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Tesla CEO aims for profit in 2013
January 14, 2013 / 2:31 AM / in 5 years

Tesla CEO aims for profit in 2013

DETROIT (Reuters) - Tesla Motors Inc, maker of the Model S electric sedan, aims to earn its first profit later this year and launch a cheaper electric vehicle within three to four years, Chief Executive Elon Musk said.

The logo for Tesla Motors is shown at the company headquarters in San Carlos, California June 30, 2008. REUTERS/Robert Galbraith

The 10-year-old electric car maker has reached its target production rate for the Model S of 20,000 a year and expects to launch the Model X, a luxury crossover built on the Model S platform, in the second half of 2014, he said.

“Now, the tough thing for Tesla is to actually make a profit for the first time,” Chief Executive Elon Musk said on Sunday, while accepting an award in Detroit. “That‘s, I think, when you start being a real company.”

Musk told reporters that a quarterly profit was more likely toward the end of 2013, rather than the beginning of the year. Analysts expect Tesla to show a profit of 6 cents per share in the third quarter of 2013, according to Thomson Reuters I/B/E/S.

“I‘m hoping we’ll have a profitable quarter this year,” Musk said after the event held a day before a media preview of the Detroit auto show. “Shame on us if we can’t achieve that.”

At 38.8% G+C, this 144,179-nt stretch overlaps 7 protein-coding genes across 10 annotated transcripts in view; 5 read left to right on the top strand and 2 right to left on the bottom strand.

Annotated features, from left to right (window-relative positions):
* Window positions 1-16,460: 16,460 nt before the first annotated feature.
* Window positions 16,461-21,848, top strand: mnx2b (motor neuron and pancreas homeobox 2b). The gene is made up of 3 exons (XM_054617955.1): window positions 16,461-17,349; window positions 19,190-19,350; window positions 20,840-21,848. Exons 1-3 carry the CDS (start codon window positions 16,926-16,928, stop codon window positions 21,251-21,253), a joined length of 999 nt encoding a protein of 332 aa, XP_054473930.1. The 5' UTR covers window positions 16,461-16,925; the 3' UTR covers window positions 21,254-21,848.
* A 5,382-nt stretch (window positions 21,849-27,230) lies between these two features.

The automaker, founded by Musk, went public in 2010. The Model S is the company’s second-generation vehicle, after the Roadster electric sports car. The Model S starts at nearly $60,000 before a federal tax credit.

Tesla is also working on a third-generation vehicle that would cost around $30,000 to $35,000, Musk told reporters. The vehicle will be smaller than the Model S and roughly the size of BMW’s 3-series sedan.

Tesla’s lineup costs between $60,000 and $120,000, representing the “sweet spot” of demand for electric vehicles, J.P. Morgan analyst Ryan Brinkman said in a research note last month.

Brinkman expressed concerns about Tesla’s cheaper EV, saying demand for mass-market electric cars was “spottier.”

Reporting By Deepa Seetharaman; additional reporting by Norihiko Shirouzu; Editing by Paul Tait and Stephen Coates

Our Standards:The Thomson Reuters Trust Principles.
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